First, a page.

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to Section One | to Arts & Entertainment
posted Friday, April 26, 2013 - Volume 41 Issue 17
Osborne gets bluesy at Jazz Alley
Arts & Entertainment
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Osborne gets bluesy at Jazz Alley

by Albert Rodriguez - SGN A&E Writer

JOAN OSBORNE WITH THE HOLMES BROTHERS
DIMITRIOU'S JAZZ ALLEY
April 20


Though it was a bit more toned-down than I anticipated, Joan Osborne's performance last weekend at Dimitriou's Jazz Alley still had enough spark to light up the room, which was filled to capacity.

The second of two sets on Saturday night began with backup band The Holmes Brothers playing for about 20 minutes before Osborne jumped on stage and shook things up. She performed a few songs with the trio, including the title track from their 2010 album Feed My Soul, which she produced, and a gentle version of Kris Kristofferson's 'Please Don't Tell Me How the Story Ends.' The Holmeses then left the stage, leaving Osborne and pianist/keyboardist Keith Cotton to take over on their own.

Almost 10 years ago, the New York native toured with The Dead, a group comprising several surviving members of The Grateful Dead, and during this time she had to learn a vast amount of songs from their catalog. One of Osborne's absolute favorites, 'Brokedown Palace,' was never used on that tour, but that didn't stop her from recording it (on 2006's Pretty Little Stranger album) and playing a smooth cover of it at Jazz Alley.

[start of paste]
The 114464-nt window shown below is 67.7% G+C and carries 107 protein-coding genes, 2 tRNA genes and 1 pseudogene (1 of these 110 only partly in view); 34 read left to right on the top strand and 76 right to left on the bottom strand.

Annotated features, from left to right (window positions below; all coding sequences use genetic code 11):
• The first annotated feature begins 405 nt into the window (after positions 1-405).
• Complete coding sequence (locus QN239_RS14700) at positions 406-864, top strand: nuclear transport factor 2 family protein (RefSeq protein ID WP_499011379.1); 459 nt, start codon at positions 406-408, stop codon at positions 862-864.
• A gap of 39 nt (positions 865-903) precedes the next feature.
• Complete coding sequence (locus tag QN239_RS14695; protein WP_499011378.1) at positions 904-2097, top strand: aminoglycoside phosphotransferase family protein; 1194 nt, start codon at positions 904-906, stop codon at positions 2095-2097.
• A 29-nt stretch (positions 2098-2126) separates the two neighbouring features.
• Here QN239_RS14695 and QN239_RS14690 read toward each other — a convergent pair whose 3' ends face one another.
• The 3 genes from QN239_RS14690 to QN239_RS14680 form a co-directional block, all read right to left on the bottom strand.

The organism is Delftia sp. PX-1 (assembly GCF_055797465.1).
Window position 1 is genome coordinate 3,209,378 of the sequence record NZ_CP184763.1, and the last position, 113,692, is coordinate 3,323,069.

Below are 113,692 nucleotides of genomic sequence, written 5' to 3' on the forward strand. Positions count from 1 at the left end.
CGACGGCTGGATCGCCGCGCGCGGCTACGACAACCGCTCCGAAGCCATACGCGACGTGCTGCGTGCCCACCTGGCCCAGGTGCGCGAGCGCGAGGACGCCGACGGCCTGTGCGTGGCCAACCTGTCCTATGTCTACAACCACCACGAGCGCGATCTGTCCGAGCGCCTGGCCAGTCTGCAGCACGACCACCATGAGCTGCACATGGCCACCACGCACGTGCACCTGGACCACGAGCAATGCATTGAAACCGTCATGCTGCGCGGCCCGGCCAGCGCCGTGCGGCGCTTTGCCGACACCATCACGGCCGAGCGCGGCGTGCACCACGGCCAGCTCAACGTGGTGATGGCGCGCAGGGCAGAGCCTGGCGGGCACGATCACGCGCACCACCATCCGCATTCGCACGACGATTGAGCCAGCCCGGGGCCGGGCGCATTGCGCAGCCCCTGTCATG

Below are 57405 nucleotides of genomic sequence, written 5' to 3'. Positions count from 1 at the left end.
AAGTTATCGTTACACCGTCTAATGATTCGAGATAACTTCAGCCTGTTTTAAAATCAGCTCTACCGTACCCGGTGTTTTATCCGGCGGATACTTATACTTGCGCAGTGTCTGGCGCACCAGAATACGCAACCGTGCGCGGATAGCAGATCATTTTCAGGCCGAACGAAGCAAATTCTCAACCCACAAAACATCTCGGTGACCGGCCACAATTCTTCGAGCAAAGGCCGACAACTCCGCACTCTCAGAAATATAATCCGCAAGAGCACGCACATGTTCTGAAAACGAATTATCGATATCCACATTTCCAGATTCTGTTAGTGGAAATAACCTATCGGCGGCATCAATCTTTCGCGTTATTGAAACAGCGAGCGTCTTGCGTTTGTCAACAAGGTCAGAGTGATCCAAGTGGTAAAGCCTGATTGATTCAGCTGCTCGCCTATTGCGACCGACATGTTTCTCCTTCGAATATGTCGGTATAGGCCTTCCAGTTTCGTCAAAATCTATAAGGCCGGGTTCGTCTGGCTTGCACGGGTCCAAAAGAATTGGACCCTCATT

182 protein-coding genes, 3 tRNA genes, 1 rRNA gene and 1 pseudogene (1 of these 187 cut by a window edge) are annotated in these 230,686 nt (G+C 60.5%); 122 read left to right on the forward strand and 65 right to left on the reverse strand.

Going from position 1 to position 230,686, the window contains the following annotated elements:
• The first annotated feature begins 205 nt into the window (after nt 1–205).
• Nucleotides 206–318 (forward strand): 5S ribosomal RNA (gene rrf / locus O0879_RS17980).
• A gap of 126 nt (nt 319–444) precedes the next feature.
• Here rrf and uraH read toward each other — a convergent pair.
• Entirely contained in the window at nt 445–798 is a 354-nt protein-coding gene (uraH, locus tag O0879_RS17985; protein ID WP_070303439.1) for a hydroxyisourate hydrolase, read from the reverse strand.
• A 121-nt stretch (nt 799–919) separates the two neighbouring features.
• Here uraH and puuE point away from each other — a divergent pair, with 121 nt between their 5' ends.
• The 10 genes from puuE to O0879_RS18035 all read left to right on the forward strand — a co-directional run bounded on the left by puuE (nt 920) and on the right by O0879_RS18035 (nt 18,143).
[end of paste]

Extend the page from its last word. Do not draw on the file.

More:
An acoustic, dramatic rendition of 'St. Teresa' with Osbourne strumming and tapping beautifully on guitar left me speechless. 'Spider Web' was all-out funky with Cotton providing churchy organ backgrounds and The Holmes Brothers returning to lend their vocals, as Osborne danced and shook her hips.

I wasn't thrilled with 'One of Us,' the hit single that thrusted Osborne into the spotlight in the mid-'90s. It sounded too delicate on Saturday night, performed as a hushed ballad. I prefer the style of the original, an edgy pop-rock tune. I also thought Wendell Holmes' supporting vocals in the chorus were unneeded - I imagine it sounding better with Osborne doing it solo.

Just one song was offered for an encore, a bluesy interpretation of Ben Harper's 'There Will Be a Light,' which featured Holmes Brothers drummer Popsy Dixon almost comically speaking the words 'there will be' near the end.

Osborne earned a recent Grammy nomination for 2012's Bring It On Home. Her four-night appearance last weekend in Seattle marked her Jazz Alley debut.

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